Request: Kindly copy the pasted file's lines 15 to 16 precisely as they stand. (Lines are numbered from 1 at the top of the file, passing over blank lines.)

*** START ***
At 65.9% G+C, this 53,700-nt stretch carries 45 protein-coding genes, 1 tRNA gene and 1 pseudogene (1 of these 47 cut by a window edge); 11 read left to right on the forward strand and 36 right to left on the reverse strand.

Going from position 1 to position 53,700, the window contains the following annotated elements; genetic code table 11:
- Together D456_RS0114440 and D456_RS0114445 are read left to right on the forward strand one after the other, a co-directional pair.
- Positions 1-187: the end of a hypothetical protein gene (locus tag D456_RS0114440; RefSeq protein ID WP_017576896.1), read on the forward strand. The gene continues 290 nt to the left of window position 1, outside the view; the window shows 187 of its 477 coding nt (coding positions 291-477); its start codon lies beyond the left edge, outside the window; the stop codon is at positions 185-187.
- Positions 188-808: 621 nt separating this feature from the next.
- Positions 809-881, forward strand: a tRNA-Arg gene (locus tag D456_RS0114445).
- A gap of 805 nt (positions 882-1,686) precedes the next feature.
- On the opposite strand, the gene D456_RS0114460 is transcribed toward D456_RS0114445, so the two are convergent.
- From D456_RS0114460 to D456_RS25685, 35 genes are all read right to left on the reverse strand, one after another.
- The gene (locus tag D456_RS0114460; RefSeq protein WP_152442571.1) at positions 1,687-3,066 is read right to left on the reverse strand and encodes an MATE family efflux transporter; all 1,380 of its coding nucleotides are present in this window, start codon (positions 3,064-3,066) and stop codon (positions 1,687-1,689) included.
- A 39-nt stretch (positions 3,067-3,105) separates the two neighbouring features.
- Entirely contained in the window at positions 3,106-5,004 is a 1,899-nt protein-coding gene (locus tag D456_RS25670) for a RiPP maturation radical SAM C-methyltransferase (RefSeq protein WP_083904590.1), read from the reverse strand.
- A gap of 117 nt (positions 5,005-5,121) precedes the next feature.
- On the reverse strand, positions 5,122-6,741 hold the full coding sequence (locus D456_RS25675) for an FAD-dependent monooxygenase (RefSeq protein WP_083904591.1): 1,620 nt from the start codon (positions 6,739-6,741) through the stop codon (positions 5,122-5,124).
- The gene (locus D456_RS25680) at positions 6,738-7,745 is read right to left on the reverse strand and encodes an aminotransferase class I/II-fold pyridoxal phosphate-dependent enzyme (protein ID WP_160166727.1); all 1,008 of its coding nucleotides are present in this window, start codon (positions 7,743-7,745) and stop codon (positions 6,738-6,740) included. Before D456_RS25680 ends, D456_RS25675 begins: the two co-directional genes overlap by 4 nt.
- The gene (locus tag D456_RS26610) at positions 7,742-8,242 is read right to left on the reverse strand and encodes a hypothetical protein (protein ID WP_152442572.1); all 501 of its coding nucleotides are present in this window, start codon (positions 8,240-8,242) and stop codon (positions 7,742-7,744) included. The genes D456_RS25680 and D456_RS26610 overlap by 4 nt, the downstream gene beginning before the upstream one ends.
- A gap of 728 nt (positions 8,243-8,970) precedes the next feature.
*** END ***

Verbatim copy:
- The gene (locus D456_RS25680) at positions 6,738-7,745 is read right to left on the reverse strand and encodes an aminotransferase class I/II-fold pyridoxal phosphate-dependent enzyme (protein ID WP_160166727.1); all 1,008 of its coding nucleotides are present in this window, start codon (positions 7,743-7,745) and stop codon (positions 6,738-6,740) included. Before D456_RS25680 ends, D456_RS25675 begins: the two co-directional genes overlap by 4 nt.
- The gene (locus tag D456_RS26610) at positions 7,742-8,242 is read right to left on the reverse strand and encodes a hypothetical protein (protein ID WP_152442572.1); all 501 of its coding nucleotides are present in this window, start codon (positions 8,240-8,242) and stop codon (positions 7,742-7,744) included. The genes D456_RS25680 and D456_RS26610 overlap by 4 nt, the downstream gene beginning before the upstream one ends.